Gene set enrichment analysis

Gene set enrichment analysis (Subramanian et al, 2005) was performed on the genes scored by their Spearman correlation between their TPM values and the COMD coefficient across tissues using GSEApreranked with package gseapy v1.0.0. Only genes with TPM > 1 in all tissues were considered. Within-tissue correlation between the COMD coefficient and gene expression (TPM) followed by GSEA was computed as before. Only genes with TPM > 1 in at least two-thirds of the samples were considered.
In mouse, we considered genes whose log-transformed and normalized spliced counts were greater than 0 across all cell types (6051 genes). As in human, gene set enrichment analysis was performed on the genes scored by their Spearman correlation.
For all GSEA analyses, only pathways with FDR ≤ 0.01 were considered significantly enriched.

Individual’s COMD coefficient

We fitted a linear regression predicting the COMD coefficient of each sample as the sum of an individual’s effect (which we defined as the individual’s COMD coefficient) and a tissue effect.

Overview of the elongation cycle model

We developed a simplified steady-state model of one translation elongation cycle to assess how variations in ATP and GTP abundance can change the rate of ternary complex loading into the ribosome for given tRNA and ribosome concentrations. We modeled the 2-1-2 pathway of E-site tRNA release, because, unlike the 2-3-2 pathway, it includes the state of the ribosome in which both the A-site and the E-site are free (Chen et al, 2011), which is the substrate for the Ccr4-Not complex (Buschauer et al, 2020).
In our simplified model, we considered the ribosome in two states: free A-site or occupied A-site. The free A-site state corresponds to the point where the ribosome is ready to accept its cognate ternary complex. In this state the ribosome has finished translocation, the P-site is occupied and both the A-site and the E-site are free.
The occupied A-site state represents the point where the ribosome is ready to translocate. In this state, the tRNA has already been accommodated into the A-site (following GTP hydrolysis) and the new peptide bond formed. In this state, both the A-site and the P-site are occupied and the E-site is free.
The transition between the free and the occupied A-site states described above is characterized by a series of intermediate states, such as peptide-bond formation and ribosome conformation changes (reviewed by Dever et al (2018)), that do not depend on the variables of interest: tRNA, ribosome, GTP and ATP concentrations. Therefore, under changes in these variables, the rate of transition between such intermediate states gives a constant contribution to the rate of transition between the free and occupied A-site states. Following from this, we considered the following reactions: tRNA aminoacylation, ternary complex formation, ternary complex loading, ribosome translocation (Fig. 2E).

tRNA aminoacylation

tRNAs are charged with amino acids by the aminoacyl-tRNA-synthetase in a two-step reaction, where ATP is hydrolyzed to AMP and one amino acid is loaded into the tRNA (reviewed by Gomez and Ibba (2020)). We modeled tRNA aminoacylation with an overall irreversible reaction:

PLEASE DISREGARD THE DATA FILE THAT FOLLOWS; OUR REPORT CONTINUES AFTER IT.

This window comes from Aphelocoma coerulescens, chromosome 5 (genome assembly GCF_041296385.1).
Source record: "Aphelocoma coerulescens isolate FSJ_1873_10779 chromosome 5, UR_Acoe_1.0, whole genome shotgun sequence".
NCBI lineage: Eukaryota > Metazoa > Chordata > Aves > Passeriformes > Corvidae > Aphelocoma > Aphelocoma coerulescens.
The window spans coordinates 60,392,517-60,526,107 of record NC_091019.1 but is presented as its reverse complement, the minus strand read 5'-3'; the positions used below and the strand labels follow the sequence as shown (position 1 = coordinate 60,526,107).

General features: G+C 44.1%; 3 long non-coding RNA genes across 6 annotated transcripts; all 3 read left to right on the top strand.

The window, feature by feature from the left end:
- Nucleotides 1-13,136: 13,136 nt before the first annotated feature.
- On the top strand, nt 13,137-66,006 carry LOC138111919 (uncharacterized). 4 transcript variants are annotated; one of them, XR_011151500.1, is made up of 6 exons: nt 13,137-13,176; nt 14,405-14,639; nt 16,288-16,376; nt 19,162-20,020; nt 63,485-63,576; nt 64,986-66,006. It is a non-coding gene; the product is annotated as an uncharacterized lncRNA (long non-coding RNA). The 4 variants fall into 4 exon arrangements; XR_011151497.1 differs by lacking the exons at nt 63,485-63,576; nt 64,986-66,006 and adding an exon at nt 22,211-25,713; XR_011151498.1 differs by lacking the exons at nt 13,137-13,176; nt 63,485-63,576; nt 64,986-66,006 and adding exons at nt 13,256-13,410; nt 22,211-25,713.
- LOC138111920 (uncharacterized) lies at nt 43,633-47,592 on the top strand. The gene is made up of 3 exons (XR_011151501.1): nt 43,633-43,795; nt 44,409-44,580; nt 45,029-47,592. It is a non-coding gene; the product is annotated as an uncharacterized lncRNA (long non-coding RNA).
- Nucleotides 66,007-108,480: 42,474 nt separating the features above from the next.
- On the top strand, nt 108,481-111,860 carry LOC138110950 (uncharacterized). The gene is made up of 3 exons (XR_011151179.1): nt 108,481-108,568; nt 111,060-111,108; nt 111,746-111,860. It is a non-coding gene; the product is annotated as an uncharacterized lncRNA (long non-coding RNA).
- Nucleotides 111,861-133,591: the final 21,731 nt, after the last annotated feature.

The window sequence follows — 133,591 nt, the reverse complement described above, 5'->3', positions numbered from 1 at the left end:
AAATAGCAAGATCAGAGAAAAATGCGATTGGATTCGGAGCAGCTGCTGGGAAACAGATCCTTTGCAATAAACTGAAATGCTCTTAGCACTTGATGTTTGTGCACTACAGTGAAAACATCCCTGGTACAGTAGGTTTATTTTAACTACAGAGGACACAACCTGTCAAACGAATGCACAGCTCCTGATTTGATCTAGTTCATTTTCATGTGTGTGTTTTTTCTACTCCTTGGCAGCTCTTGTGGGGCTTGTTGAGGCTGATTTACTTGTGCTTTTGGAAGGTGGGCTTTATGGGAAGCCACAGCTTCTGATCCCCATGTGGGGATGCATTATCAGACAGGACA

where tRNAfree represents the pool of uncharged tRNAs available to be aminoacylated.
Assuming law of mass action, we modeled the rate of tRNA aminoacylation as:
where kch is the rate constant of the tRNA aminoacylation reaction under a given concentration of amino acids.

Ternary complex loading

The ternary complex, composed of one aminoacyl-tRNA, one GTP, and one eukaryotic translation elongation factor 1A (eEF1A) binds in the A-site of the ribosome, where the aminoacyl tRNA is accommodated after the hydrolysis of GTP followed by the release of eEF1A-GDP (Dever et al, 2018). We modeled the TC binding to the A-site of the ribosome and the subsequent tRNA accommodation as a single irreversible reaction which we termed TC loading:
TC+Ribosomefree A-siteRibosomeoccupied A-site+eEF1A-GDP+Pi
We assumed law of mass action kinetics, i.e:
vTCloading=kl[TC]Ribosomefree A-site,
where kl is the rate constant of the TC loading reaction.

Ribosome translocation

Translocation of the ribosome requires the binding of eEF2-GTP to the A-site of the ribosome which is followed by the hydrolysis of GTP and subsequent release of eEF2-GDP. After translocation, the deacylated tRNA on the E-site is released from the ribosome (Dever et al, 2018). We modeled this process as a single irreversible reaction combining the recharging of eEF2 with GTP and its subsequent binding to the ribosome A-site followed by GTP hydrolysis, which results in ribosome translocation. Furthermore, we combined together ribosome translocation and the release of tRNA from the E-site:
RibosomeoccupiedA-site+eEF2+GTPRibosomefree A-site+tRNAfree+eEF2-GDP+Pi
We assumed law of mass action kinetics, i.e.:
vtranslocation=ktr[GTP]Ribosomeoccupied A-site,
where ktr is the rate constant of the translocation reaction under a constant concentration of eEF2.

Ternary complex formation

Aminoacyl-tRNAs (aa-tRNAs) are bound to the ribosome in a ternary complex (TC) with GTP and eEF1A (elongation factor 1A). eEF1A is charged with GTP by the exchange factor eEF1B (Dever et al, 2018). We modeled the eEF1A charging with GTP and subsequent binding to aa-tRNA into a single reversible reaction: